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One of the challenges of going on a long trip is dealing with the logistics of doing laundry. When one is an academic, conference and research housing ranges from hotels to dorm rooms. Most hotels are not cooperative enough to have laundry facilities usable by their guests. Dorms or halls usually do, but often very much out of the way. In addition, laundry usually requires time. Time to mind the machines so others don't toss newly-clean clothing aside in their desire to use my machine themselves.

Handwashing works fine if one has planned ahead on easy-to-dry clothing and has the time to let it air-dry before moving on, especially if the residence in question has an effectively pluggable sink - they don't always. Dry-cleaning adds up quickly. Yesterday I was talking to a graduate student about her forthcoming four-week research trip to the UK. One of her biggest concerns, even months in advance, is how to fit laundry around everything else in her schedule. Once, C. and I wasted nearly an entire day in Vienna, on our only trip there, first searching for a laundromat that had moved, then doing laundry, waiting for machines, deciphering public transport.

Because laundry can be such a kerfuffle, especially when pressed for time, I wasn't particularly looking forward to dealing with it this morning. I'm finishing off a conference paper and have lots of grading to do. I can't work on either effectively while babysitting laundry machines.

Fortunately I am staying in a hotel with a small laundromat in the basement - two washers, two dryers. On the elevator heading down towards the laundromat, I overheard a conversation between two staff members - one of the laundry machines wasn't working. I said I hoped the other was, and available - and they said it was already in use. I followed them to the laundry room where, after thirty seconds of tweaking, the laundry machine started. One looked at me and smiled. "It's your lucky day. Free laundry." And, except for the soap and the time it took to go to the basement twice, it was. If only travel laundering was always so efficient!


( 6 comments — Leave a comment )
May. 8th, 2007 02:23 pm (UTC)
My travels have usually involved a very loose schedule either a hand washable wardrobe and warm climate, cheap local launderers, or one set of presentable clothes that stayed clean and the rest was smelly camping gear that didn't matter until I got home so I've rarely needed to hunt down a laundromat so far.
Provided one can find a laundromat.Is it hard, in most European cities, to find one that offers wash,dry and fold service or is it just priced too high?It must be less than hotel laundry service or dry cleaning.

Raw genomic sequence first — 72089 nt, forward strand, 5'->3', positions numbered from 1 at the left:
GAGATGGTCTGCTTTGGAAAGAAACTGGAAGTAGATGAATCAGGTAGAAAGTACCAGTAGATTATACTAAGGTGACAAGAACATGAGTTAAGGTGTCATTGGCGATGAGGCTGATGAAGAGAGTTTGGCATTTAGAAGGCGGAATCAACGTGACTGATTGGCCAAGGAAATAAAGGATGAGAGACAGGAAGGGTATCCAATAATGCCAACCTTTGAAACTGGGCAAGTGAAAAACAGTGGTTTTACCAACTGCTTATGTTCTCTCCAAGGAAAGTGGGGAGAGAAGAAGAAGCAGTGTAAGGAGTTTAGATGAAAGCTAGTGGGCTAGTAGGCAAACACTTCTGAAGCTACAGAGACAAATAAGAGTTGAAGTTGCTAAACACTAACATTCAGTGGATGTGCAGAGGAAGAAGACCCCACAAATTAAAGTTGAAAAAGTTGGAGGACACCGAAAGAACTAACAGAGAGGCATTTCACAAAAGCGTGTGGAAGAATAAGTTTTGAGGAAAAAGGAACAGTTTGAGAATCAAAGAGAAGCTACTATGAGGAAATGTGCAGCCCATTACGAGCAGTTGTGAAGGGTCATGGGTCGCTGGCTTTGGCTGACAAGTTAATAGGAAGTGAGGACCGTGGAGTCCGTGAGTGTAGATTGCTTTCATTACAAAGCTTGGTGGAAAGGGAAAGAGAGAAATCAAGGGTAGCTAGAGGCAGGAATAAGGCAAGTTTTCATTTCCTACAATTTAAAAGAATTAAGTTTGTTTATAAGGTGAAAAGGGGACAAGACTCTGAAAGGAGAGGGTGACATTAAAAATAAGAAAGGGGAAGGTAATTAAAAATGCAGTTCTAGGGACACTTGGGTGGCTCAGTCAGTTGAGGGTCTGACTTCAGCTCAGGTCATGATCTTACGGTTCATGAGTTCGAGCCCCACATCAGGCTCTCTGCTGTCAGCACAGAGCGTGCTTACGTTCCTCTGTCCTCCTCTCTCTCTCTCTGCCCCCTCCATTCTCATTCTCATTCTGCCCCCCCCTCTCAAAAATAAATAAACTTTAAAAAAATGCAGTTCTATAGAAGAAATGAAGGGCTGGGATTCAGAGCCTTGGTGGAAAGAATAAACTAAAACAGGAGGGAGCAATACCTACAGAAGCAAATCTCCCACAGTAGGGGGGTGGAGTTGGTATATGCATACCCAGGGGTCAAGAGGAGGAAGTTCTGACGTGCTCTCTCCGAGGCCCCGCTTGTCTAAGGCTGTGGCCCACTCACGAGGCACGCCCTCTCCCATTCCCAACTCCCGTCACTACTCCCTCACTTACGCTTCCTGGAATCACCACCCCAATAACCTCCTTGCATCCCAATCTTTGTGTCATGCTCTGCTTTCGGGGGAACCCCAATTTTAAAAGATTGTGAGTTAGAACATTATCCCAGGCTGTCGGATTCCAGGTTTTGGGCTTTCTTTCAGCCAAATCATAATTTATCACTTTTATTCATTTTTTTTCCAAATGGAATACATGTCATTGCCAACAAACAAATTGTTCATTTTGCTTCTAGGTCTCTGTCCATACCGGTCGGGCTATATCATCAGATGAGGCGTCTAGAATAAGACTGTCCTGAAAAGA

May. 8th, 2007 02:34 pm (UTC)
you are welcome to use our [regrettably coin operated] laundry machines at any time when you are here!
May. 8th, 2007 02:34 pm (UTC)
Oh, WORD. Laundry gives me fits, figuring out where, when, and how on trips. Glad you got a good setup just now!
May. 8th, 2007 02:47 pm (UTC)
i've always felt very lucky that most of my trips are 14 days or less and/or involve staying with family or friends - all of whom possess laundry equipment.
May. 8th, 2007 05:09 pm (UTC)
My worst travel laundry experience was handwashing my stuff in a muddy river in the country formerly known as Zaire when I was sick and had infected wounds on my feet. Some local women came and insisted on washing my laundry for me even though I didn't want them to because I didn't have any local currency yet and nothing I wanted to trade. Then they wanted my only good bra but I compromised and gave them half of the fabric I had got as a souvenir for my mum.
May. 8th, 2007 11:47 pm (UTC)
Teeny tip on handwashing in hotels that I learned from my mum - towels are one thing you can get in plenty from hotels, pretty much as many as you like. So what you do is take a bathtowel for each item of clothing you're washing; fold the towel over once for shirts, leave long for skirts and pants. Spread the towel flat on the bed or a table. Put the wet item of clothing on the towel and then roll the towel and the clothing up together into a cylinder, like a jelly roll. Then put the cylinder on the floor and stomp the heck out of it and knead it hard with your feet while you watch TV or whatever. This will squeeze all the water out into the towel (which will also be wicking and absorbing) without distorting the shape of the garment. If you do this twice (with a fresh dry towel the second time) the garment will be mostly dry by the time you're done. If your hotel has a hand dryer you can give the garment a blast (just a couple of minutes) to fluff the fibers a little, then hang it, and it will be totally dry within a couple of hours, overnight for jeans.
( 6 comments — Leave a comment )